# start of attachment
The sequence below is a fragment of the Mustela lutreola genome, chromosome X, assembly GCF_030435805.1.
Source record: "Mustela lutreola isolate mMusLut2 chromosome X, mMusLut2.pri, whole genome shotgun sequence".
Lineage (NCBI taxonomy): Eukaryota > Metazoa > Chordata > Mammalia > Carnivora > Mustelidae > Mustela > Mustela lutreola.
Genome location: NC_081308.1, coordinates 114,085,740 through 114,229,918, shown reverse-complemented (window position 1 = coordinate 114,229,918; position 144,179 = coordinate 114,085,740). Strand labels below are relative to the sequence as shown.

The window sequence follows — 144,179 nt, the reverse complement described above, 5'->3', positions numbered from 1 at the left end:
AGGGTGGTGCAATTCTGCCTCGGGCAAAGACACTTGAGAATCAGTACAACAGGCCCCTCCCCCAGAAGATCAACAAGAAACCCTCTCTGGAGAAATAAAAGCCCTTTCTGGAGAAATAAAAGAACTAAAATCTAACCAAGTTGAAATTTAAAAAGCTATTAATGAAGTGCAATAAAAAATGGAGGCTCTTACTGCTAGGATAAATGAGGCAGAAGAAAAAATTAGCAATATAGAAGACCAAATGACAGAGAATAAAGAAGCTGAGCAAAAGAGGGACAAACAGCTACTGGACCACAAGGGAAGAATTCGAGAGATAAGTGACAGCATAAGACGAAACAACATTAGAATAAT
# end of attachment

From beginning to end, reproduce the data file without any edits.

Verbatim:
The sequence below is a fragment of the Mustela lutreola genome, chromosome X, assembly GCF_030435805.1.
Source record: "Mustela lutreola isolate mMusLut2 chromosome X, mMusLut2.pri, whole genome shotgun sequence".
Lineage (NCBI taxonomy): Eukaryota > Metazoa > Chordata > Mammalia > Carnivora > Mustelidae > Mustela > Mustela lutreola.
Genome location: NC_081308.1, coordinates 114,085,740 through 114,229,918, shown reverse-complemented (window position 1 = coordinate 114,229,918; position 144,179 = coordinate 114,085,740). Strand labels below are relative to the sequence as shown.

The window sequence follows — 144,179 nt, the reverse complement described above, 5'->3', positions numbered from 1 at the left end:
AGGGTGGTGCAATTCTGCCTCGGGCAAAGACACTTGAGAATCAGTACAACAGGCCCCTCCCCCAGAAGATCAACAAGAAACCCTCTCTGGAGAAATAAAAGCCCTTTCTGGAGAAATAAAAGAACTAAAATCTAACCAAGTTGAAATTTAAAAAGCTATTAATGAAGTGCAATAAAAAATGGAGGCTCTTACTGCTAGGATAAATGAGGCAGAAGAAAAAATTAGCAATATAGAAGACCAAATGACAGAGAATAAAGAAGCTGAGCAAAAGAGGGACAAACAGCTACTGGACCACAAGGGAAGAATTCGAGAGATAAGTGACAGCATAAGACGAAACAACATTAGAATAAT